Improve Your Credit by Rejecting These Seven Credit Myths

Your financial health is made up of a combination of credit history, credit reports, and credit scores. You know you need a good credit score so you can get financing for big-ticket items like a car or house. And one thing that helps improve your credit score is paying your credit cards and/or debt in a timely, reliable fashion.  But will missing one payment damage your score? What about having two or three credit cards vs. just one? Many myths abound about what can impact your credit score, and thanks to the wisdom Erin Lowry shares in her book Broke Millennial, we can help you bust them.

MYTH: Checking my credit report will hurt my score.

False. Checking your credit report will not harm your credit score. In fact, it’s smart to stay informed on your credit status. According to the law, at least once a year, you can get FREE credit reports from each of the three credit bureaus (Experian, TransUnion, and Equifax). You can get these reports by going to the government-endorsed website


YOU checking your credit report won’t affect your credit score, but when you apply for credit (which includes credit card applications, mortgages, auto loans, student loans and personal loans), you could get a hard inquiry on your credit report when THEY check your report. A hard inquiry note is when lenders check your credit, and if you have a number of people checking your credit within a short time, it can slightly lower your score.


MYTH: A potential employer can check my credit score.

Nope. Your potential employer can’t check your credit score, but they can run a credit report (and only with your permission). However, what they get is a truncated version of your actual report and it will not include your credit score. It’s also good to know that an employer vetting your credit does not count as a hard inquiry and will not affect your credit score.


MYTH: I should carry a balance month to month on my credit card.

Absolutely not. You should always pay your credit card bill on time and in full. Leaving a balance on your credit card only means you will be paying interest on that amount to the bank.  You want your credit card to show a small charge and then when the bill comes, you pay it off on time and in full. That way you can prove you can handle using a credit card.


Paying your credit card bill too early is almost as bad as paying it late. You should utilize no more than 30% of your available credit limit and then pay it off in full when the bill is due. If you have a $2,000 limit on your credit card and you make a purchase on that card for $175, then when the bill comes and is paid in full, you are not charged any interest and are credited for using 9% of your available credit. If you had paid off the bill before the end of the billing cycle, then you would have gotten a credit card bill saying you owed $0 and those looking at your credit report will think you haven’t used your credit card at all.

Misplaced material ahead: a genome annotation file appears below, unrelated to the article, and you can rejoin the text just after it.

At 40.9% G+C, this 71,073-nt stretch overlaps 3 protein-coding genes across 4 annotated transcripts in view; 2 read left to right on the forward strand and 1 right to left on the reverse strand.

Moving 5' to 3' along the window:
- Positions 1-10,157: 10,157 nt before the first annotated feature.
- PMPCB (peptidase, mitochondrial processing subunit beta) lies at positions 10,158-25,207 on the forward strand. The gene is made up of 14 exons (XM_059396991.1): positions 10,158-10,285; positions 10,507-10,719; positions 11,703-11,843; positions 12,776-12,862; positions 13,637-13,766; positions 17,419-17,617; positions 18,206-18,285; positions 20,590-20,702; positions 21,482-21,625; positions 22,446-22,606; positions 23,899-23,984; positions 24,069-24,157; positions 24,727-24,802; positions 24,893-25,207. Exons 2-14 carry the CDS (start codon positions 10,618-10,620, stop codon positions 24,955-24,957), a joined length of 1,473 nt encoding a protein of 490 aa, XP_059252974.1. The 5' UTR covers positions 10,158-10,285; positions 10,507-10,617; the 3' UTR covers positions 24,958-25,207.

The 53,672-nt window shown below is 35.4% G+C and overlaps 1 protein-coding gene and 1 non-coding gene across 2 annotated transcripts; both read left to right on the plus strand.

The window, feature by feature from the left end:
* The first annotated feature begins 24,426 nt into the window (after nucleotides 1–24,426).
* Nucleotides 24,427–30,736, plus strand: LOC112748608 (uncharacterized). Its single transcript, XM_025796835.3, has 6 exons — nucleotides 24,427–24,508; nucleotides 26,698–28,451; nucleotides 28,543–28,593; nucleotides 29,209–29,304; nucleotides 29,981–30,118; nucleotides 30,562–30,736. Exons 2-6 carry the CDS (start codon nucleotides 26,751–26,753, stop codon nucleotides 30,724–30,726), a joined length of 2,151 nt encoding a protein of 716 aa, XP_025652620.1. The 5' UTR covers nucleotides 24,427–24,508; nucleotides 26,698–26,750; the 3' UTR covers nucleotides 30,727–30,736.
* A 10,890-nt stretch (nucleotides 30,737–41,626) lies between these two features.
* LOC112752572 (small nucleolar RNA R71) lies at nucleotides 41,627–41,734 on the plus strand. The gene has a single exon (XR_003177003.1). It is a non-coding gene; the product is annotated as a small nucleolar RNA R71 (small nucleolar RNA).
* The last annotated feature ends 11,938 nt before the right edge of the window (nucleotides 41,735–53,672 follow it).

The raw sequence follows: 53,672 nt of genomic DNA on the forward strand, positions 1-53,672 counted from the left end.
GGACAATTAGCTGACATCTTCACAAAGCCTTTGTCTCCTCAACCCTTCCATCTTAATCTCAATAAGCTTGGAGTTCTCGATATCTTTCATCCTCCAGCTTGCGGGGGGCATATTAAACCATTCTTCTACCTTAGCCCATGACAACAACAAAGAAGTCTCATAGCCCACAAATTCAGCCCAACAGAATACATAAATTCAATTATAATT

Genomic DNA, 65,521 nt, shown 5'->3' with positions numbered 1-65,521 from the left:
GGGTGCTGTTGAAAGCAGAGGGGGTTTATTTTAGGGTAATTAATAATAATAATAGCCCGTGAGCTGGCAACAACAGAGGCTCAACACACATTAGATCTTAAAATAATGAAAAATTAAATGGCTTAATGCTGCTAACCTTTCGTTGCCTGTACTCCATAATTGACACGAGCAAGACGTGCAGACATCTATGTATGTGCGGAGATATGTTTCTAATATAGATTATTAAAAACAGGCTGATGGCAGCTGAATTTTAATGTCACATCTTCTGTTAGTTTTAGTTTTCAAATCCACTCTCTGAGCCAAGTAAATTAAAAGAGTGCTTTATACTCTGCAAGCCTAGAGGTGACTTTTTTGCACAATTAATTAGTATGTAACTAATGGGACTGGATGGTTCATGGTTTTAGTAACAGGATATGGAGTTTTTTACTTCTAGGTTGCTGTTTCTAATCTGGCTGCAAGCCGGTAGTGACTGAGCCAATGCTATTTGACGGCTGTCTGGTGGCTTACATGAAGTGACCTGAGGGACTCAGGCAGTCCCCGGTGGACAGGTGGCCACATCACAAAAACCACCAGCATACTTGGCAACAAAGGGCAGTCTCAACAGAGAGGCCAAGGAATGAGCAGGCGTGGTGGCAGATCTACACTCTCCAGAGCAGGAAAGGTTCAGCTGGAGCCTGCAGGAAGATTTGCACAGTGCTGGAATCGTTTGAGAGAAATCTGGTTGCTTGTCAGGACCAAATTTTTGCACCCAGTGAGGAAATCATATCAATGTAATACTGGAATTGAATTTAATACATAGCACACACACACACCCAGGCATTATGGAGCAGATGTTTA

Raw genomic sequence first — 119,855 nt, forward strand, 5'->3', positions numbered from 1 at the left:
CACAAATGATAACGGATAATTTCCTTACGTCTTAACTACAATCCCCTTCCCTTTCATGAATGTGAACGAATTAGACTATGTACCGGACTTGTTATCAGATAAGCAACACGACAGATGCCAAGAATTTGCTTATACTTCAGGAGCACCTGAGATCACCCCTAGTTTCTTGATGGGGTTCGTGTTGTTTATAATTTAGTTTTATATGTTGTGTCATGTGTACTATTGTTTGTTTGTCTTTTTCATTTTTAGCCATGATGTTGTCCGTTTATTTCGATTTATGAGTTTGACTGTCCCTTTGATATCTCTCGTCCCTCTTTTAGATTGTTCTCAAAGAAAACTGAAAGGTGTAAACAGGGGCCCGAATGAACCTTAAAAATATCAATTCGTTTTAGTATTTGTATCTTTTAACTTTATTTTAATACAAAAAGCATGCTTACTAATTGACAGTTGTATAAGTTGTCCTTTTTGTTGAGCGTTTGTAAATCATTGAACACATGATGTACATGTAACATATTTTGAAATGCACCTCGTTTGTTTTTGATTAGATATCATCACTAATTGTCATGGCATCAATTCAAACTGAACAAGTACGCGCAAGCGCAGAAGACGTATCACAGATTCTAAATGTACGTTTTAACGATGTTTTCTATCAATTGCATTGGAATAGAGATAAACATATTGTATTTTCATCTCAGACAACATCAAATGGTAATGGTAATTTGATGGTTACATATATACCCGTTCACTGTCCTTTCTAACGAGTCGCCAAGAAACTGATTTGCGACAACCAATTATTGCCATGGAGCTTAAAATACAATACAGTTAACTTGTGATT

MYTH: It’s good to max out my credit card or get close to the limit.

Similar to the myth of carrying a balance, some credit card users believe it shows more responsibility to use as much of the credit limit as possible. You should keep your utilization at 30% or less. If you start utilizing nearly 100% of your credit limit, it is going to sink your credit score.


MYTH: Just use a prepaid card or a debit card.

Prepaid cards and debit cards are not reported to the credit bureaus, so they can’t help you establish and build a credit history. Having a strong credit score is like having an insurance policy. You don’t want to use it, but it can help prevent a world of financial pain when you need it.


You should also be careful about where you swipe your debit cards and which ATMs you use. Debit cards leave you more vulnerable to thieves because people using skimmers (devices used to steal your card information) can gain direct access to your bank account. Credit cards, however, are not directly linked to your bank account, so they come with less risk.


MYTH: Don’t accept a credit limit increase.

This really depends on your ability to handle credit. A credit card company offers you a higher credit limit in the hopes that you will spend more money. They’re also hoping that when you spend more money, you won’t be able to pay off the total amount each month and will need to carry a balance and pay them interest on that balance. The increased limit will help boost your credit score even if you don’t end up spending more money. If you tend to overspend on your credit cards, then don’t take the risk of an increased line of credit that could lure you into debt.


MYTH: Never close your oldest credit card.

So, you’re thinking about closing that old credit card that you used to gain access to cards with better rewards and higher credit limits. You’re wondering if closing it will mean you’ll lose all those years of positive history and perhaps even reduce your average length of credit history. (And credit history makes up 15% of your credit score.) There’s two ways to approach this issue:

  1. Keep the card and just use it to pay a small monthly charge (like a Netflix monthly bill) and have it set to automatically pay off.
  2. Close the card if a potential small dip in your credit score won’t be a big deal because you have so many years of healthy credit history with other cards and lines of credit. You should only go this route f your credit score is well into the 700s.